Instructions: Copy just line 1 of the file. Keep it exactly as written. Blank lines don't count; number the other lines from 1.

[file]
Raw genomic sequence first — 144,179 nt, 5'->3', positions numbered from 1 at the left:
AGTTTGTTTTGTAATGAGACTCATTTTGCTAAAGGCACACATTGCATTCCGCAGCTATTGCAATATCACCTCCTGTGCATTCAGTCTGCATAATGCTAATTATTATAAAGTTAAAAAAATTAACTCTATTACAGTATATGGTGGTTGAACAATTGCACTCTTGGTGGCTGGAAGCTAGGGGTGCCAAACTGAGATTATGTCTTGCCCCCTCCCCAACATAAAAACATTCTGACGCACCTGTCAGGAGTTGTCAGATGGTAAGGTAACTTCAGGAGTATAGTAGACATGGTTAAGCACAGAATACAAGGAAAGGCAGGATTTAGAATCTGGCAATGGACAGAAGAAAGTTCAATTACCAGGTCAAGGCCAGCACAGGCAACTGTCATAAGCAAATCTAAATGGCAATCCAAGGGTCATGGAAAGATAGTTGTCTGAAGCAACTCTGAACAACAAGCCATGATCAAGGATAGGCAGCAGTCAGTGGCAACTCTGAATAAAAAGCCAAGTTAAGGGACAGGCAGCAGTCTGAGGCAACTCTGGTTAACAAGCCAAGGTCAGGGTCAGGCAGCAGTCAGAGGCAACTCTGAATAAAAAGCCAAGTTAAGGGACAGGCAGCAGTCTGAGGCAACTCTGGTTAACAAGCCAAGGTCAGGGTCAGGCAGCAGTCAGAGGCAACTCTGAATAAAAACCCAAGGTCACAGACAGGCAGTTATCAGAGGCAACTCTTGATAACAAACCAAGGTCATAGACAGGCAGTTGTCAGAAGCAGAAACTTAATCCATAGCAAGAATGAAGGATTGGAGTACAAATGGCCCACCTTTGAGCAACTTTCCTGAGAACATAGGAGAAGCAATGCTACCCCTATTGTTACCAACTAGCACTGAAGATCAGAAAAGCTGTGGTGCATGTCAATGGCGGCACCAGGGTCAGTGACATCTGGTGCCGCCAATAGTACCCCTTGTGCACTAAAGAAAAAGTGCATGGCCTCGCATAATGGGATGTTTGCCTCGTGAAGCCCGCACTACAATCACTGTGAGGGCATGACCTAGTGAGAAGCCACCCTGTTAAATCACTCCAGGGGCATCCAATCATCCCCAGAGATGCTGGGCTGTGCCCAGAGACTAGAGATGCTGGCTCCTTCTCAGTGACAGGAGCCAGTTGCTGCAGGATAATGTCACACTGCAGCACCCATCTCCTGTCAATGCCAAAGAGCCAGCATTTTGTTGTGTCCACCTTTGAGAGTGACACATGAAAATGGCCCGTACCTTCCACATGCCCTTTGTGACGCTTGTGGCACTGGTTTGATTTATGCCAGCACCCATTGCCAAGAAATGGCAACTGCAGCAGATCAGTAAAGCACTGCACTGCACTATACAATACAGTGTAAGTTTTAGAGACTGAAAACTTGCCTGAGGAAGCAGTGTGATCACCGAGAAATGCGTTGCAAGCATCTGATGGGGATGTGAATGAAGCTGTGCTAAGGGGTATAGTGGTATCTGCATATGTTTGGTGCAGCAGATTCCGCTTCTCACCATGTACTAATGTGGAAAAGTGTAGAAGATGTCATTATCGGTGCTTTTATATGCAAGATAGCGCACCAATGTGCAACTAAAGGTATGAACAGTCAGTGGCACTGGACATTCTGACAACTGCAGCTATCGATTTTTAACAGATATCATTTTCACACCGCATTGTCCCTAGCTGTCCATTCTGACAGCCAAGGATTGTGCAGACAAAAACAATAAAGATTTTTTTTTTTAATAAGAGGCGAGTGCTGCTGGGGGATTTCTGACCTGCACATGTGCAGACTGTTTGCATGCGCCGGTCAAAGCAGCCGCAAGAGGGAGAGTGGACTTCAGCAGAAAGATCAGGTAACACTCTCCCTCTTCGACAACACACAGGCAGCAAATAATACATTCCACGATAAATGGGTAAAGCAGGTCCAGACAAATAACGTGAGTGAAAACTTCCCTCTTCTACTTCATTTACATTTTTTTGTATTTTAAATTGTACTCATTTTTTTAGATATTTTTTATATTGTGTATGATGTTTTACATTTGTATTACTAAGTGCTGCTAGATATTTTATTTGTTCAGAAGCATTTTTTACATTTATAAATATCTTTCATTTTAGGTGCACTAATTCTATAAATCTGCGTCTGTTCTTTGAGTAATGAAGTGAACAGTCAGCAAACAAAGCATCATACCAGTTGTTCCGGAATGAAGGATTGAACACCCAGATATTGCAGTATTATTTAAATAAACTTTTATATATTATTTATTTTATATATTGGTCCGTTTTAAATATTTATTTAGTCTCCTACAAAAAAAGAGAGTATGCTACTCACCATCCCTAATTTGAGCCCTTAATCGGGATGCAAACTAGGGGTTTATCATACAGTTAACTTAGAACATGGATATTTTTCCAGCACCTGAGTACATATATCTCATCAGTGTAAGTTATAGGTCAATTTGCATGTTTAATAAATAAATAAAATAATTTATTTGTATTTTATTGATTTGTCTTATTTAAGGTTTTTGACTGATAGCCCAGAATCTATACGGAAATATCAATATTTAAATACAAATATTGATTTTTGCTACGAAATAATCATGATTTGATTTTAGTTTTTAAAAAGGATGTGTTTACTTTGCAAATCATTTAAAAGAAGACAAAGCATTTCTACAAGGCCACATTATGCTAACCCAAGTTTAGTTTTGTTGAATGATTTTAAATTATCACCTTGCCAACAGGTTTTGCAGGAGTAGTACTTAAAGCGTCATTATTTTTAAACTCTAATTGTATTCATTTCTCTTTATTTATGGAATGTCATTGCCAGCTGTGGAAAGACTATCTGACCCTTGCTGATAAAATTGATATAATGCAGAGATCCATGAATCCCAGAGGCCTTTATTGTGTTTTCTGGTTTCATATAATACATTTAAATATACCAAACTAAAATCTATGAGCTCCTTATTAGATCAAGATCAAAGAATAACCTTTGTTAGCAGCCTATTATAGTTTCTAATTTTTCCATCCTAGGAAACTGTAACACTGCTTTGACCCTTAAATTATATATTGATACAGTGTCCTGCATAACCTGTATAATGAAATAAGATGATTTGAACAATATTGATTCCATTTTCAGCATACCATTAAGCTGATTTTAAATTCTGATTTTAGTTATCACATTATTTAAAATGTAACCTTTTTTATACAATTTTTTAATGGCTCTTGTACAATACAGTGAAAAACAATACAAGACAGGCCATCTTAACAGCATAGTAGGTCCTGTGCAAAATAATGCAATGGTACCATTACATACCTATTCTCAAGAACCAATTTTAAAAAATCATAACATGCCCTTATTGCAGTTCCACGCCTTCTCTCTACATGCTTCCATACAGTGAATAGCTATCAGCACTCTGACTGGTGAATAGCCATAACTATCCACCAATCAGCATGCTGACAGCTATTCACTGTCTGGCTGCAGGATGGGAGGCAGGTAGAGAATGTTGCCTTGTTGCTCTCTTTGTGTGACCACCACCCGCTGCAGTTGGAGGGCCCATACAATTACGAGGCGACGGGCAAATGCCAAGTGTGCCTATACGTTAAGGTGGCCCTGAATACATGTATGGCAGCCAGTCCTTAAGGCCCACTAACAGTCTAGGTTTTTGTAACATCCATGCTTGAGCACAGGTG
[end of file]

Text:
Raw genomic sequence first — 144,179 nt, 5'->3', positions numbered from 1 at the left: